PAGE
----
Birth of the C Cleanse
In the 1980s Dr. Russell Jaffe identified these needs and presented the Ascorbate flush now called the C Cleanse as the new ‘beyond bowel tolerance’ mechanism to identify Vitamin C requirement. Here, Vitamin C in a buffered ascorbate powder form is consumed in increments of 15 minutes till there is a complete evacuation of the gastrointestinal tract contents or a flush/cleanse is achieved (watery stools) and not just taken till the development of loose stools. There are 3 categories of individuals: the healthy, not so healthy/slightly unwell, and the really unwell/ill. Based on this, the starting dosage of buffered ascorbate can vary:
Healthy: ½ tsp
Slightly unwell: 1 tsp.
Unwell/ill: 2 tsp.
Helpful tips/hints: If the cleanse is not achieved within 3-4 hours, it is recommended to stop and restart fresh another day at a slightly higher starting dosage. During the process, there will be a point where a fullness or bloating sensation may occur; slowing down or fine tuning the dosage at this point is advised so as not to miss the cleanse end point. It is important to remember not to stop here: continuing to the very end is essential.
Usually, a C cleanse result of ≤4g is a healthy one and a goal for many to achieve. It is not uncommon though to see results of 50, 75 or even 100g. Performing the C cleanse on a weekly basis is optimum and usually the amount increases per cleanse till a plateau is reached and then requirement can decrease to the healthy goal.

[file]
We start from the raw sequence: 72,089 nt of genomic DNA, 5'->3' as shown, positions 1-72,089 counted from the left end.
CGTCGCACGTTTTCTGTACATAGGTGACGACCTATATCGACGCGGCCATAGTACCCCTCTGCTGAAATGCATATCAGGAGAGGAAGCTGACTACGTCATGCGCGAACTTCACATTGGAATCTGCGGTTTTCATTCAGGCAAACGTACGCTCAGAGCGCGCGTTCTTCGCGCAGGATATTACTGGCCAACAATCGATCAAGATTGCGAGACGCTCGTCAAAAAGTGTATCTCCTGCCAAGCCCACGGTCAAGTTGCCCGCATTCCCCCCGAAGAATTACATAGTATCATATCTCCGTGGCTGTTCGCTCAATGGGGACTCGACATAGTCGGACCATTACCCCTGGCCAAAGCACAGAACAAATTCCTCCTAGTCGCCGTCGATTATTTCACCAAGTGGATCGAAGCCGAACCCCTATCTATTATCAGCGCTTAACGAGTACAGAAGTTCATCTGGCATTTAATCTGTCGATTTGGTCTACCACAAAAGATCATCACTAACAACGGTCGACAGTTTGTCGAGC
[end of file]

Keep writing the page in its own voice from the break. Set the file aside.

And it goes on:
Once the C cleanse is performed, 75% of that amount is thought to be the daily requirement, however, for many it may be difficult to do this amount right from the next day and this is usually due to digestive repair need. So, in such cases it is fine to do anywhere between 5-50% of the cleanse dose while digestive repair is initiated. For some it may even be imperative to do 2-3 months of concentrated digestive repair with a minimal dose of buffered ascorbate and then initiate a C cleanse. Consulting with your health practitioner is important. For a detailed description of this protocol visit:
Oxidative Stress, Autoimmune Conditions and C Cleanse
Oxidative stress, antioxidants, autoimmune disease and chronic degenerative illness have been studied widely though independently of one another. While on the surface there appears to be a disconnect between these conditions, there is in fact, a clear inter-relationship between them and our integrative approach addresses the importance of all the above aspects e.g., we recommend predictive biochemical assessments to assess oxidative risk like measuring 8 oxoguanine and oxidized HDL instead of only total LDL which many physicians still seem to favor.* It is agreed that the universal antioxidant in the body is ascorbate which protects the others e.g. glutathione, selenomethionine, alpha-lipoic acid and vitamin E. By performing the C cleanse procedure you can identify the risk of oxidative stress and the extent of antioxidant protection. All autoimmune conditions stem from a loss of immune tolerance and are associated with some degree of oxidative stress.